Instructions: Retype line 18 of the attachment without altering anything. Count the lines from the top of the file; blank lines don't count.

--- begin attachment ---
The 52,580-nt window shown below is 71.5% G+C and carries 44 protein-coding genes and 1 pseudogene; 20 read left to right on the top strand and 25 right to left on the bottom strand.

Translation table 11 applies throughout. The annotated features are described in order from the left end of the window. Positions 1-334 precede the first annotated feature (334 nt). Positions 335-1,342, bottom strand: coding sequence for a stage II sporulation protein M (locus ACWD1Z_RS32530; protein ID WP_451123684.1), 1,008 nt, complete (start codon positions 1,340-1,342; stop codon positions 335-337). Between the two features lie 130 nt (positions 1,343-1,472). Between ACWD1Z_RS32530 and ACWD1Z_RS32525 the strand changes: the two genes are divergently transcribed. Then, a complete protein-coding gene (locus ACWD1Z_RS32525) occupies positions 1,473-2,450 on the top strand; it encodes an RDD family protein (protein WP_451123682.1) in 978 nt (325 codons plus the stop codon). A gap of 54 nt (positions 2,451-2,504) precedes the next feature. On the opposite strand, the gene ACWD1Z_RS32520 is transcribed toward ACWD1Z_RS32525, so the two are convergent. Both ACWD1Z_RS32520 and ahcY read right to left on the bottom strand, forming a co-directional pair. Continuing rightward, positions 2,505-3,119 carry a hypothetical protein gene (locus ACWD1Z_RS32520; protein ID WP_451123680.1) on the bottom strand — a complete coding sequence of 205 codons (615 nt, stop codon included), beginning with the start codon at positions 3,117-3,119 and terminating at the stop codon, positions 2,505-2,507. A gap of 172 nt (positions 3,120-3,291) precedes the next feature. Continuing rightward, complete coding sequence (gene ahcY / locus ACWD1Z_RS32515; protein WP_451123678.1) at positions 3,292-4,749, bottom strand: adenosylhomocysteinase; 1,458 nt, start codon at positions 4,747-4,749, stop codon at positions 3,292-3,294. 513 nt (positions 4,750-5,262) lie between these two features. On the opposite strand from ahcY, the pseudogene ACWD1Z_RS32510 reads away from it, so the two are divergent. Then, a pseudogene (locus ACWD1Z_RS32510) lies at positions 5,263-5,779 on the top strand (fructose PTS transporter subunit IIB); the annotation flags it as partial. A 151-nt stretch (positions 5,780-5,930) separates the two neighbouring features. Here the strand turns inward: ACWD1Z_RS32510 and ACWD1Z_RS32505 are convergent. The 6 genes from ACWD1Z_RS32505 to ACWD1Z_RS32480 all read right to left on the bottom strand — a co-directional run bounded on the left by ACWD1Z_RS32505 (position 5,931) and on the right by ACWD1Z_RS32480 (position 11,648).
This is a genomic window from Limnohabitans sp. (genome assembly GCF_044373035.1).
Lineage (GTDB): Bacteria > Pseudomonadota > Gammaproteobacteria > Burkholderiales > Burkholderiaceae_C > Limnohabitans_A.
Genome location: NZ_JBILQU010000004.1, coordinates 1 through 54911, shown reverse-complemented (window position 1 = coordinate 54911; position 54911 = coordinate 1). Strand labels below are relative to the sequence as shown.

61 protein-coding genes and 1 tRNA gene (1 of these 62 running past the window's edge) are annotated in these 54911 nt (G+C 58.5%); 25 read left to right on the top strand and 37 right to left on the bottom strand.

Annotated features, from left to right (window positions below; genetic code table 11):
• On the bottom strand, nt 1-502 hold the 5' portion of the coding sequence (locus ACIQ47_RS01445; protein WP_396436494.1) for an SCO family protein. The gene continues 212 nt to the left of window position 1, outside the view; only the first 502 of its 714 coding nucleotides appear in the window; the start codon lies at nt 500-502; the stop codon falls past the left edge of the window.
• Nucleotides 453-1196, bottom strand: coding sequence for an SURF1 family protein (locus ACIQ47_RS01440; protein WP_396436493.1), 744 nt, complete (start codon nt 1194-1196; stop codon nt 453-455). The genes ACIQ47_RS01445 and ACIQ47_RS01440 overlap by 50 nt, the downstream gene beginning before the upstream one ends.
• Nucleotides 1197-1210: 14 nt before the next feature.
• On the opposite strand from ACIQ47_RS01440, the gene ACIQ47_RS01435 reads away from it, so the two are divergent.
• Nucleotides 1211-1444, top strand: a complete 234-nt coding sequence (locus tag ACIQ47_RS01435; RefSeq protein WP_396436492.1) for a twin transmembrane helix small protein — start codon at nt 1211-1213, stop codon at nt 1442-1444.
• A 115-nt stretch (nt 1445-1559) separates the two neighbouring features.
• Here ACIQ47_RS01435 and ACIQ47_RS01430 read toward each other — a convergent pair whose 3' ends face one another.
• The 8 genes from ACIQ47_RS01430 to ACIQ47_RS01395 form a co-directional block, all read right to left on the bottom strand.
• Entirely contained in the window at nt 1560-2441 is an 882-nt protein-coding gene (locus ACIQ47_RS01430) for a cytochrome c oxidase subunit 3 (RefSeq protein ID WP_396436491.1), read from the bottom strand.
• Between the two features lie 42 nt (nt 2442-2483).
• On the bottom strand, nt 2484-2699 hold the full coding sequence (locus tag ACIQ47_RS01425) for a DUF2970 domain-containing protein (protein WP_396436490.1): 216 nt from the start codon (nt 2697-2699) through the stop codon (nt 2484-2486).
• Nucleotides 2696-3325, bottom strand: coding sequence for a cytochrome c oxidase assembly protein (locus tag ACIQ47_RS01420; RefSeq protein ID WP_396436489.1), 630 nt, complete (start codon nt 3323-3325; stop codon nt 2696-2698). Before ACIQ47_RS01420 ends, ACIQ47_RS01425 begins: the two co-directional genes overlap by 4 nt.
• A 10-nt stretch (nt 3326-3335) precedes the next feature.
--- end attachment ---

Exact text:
• On the bottom strand, nt 2484-2699 hold the full coding sequence (locus tag ACIQ47_RS01425) for a DUF2970 domain-containing protein (protein WP_396436490.1): 216 nt from the start codon (nt 2697-2699) through the stop codon (nt 2484-2486).